Pentagon approves sales of $1.15 billion of tanks, armour & equipment to Saudi Arabia

General Dynamics will be the principal contractor for the sale.

The Pentagon has disclosed that the U.S. State Department has approved the potential sale of more than 20 armoured recovery vehicles, 130 Abrams battle tanks, and other equipment to Saudi Arabia. The deal is worth around $1.15 billion.

The potential sale could boost the oil rich Kingdom’s effort to support Yemeni forces who are loyal to the exiled government of President Abd-Rabbu Mansour Hadi who are trying to oust Iran backed Houthi forces from Sanaa, Yemen’s capital.

According to the U.S. Defence Security Cooperation Agency, General Dynamics will be the principal contractor for the sale.

“This sale will increase the Royal Saudi Land Force’s (RSLF) interoperability with U.S. forces and conveys U.S. commitment to Saudi Arabia’s security and armed forces modernization,” said the agency in a note to lawmakers which was posted on its website.

Lawmakers have 30 days to block the sale. Such an action is however very rare.

Earlier last year in March 2015, when civil war broke out in Yemen with the Houthi movement pushing out the Hadi administration, which went into exile in Saudi Arabia, its Gulf Arab allies, have intervened in the country’s security situation.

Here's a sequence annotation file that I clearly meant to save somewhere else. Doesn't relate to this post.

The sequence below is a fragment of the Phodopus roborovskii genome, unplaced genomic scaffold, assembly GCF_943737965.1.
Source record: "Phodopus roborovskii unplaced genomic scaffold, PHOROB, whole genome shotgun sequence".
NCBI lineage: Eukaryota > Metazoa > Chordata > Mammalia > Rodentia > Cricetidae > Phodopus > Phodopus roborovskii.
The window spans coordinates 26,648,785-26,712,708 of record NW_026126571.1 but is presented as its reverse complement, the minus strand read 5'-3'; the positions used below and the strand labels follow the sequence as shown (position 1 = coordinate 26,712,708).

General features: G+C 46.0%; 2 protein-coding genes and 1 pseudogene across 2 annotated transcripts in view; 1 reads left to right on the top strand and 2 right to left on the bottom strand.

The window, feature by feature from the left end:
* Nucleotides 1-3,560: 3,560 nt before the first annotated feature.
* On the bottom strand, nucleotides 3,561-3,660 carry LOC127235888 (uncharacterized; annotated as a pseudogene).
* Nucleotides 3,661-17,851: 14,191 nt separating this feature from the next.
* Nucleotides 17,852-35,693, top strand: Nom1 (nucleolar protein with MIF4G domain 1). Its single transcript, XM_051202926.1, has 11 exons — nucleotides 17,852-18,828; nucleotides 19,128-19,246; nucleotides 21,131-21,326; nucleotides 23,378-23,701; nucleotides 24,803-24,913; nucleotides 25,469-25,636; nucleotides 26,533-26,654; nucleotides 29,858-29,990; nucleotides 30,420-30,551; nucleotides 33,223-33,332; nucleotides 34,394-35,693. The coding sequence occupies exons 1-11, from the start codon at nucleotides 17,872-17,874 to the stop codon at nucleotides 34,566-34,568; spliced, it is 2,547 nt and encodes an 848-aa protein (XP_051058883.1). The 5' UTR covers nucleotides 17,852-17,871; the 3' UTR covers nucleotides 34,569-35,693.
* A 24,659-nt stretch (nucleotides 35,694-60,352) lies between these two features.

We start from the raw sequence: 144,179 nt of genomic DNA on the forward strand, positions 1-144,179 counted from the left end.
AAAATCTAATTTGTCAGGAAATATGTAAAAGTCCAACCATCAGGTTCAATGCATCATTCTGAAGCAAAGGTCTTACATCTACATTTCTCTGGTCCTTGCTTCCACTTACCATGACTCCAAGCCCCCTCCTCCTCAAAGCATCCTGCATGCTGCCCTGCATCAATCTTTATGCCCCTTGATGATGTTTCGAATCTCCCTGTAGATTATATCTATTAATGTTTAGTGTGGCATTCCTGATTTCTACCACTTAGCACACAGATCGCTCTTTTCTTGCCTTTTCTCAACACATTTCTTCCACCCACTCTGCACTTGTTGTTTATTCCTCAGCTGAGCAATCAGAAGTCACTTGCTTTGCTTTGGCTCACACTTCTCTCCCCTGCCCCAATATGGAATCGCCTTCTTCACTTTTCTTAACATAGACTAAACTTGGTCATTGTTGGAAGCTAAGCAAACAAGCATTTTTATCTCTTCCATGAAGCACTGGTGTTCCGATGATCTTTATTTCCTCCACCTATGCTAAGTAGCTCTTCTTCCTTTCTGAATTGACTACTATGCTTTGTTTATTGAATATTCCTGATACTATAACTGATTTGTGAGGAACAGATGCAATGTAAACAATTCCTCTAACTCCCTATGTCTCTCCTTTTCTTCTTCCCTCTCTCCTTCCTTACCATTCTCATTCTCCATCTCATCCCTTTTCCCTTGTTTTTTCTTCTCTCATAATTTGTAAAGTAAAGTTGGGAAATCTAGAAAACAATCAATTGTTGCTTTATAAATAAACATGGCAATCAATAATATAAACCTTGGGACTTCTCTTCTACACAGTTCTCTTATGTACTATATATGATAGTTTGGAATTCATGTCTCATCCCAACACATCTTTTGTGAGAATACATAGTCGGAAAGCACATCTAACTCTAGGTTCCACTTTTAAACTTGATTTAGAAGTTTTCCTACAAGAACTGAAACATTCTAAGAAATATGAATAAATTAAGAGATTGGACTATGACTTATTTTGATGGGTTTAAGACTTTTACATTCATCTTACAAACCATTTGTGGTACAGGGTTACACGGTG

Yesterday, with the U.N brokered peace talks failing to gain significant ground, the Saudi-led military coalition conducted air strikes for the first time in 5 months, said Sanaa’s residents.

According to medics, 9 people were killed in a potato chip factory in the Nahda district of the capital, as a result of the airstrikes.

The death of civilians have resulted in the Human Rights Watch and Amnesty International calling on the United Nations General Assembly earlier in June so as to suspend Saudi Arabia from the U.N. Human Rights Council, until such instances come to a halt.

“The Saudi-led coalition’s campaign in Yemen has been devastating for civilians (and) the U.S. should be suspending arms sales to Saudi Arabia, not approving more,” said Kristine Beckerle, a researcher with Human Rights Watch.

According to U.S. Senator Chris Murphy, a Democrat from Connecticut, who has largely been critical of such arms sales to Saudi Arabia, the high casualty rate among civilians was a matter of concern.

A statement released by the Senator said “I’d like to see them commit to rejoin that fight as part of major new military sales.” He felt Saudi Arabia, had “largely backed away from” the fight against Islamic State militants.

Categories: Geopolitics, HR & Organization, Regulations & Legal, Strategy


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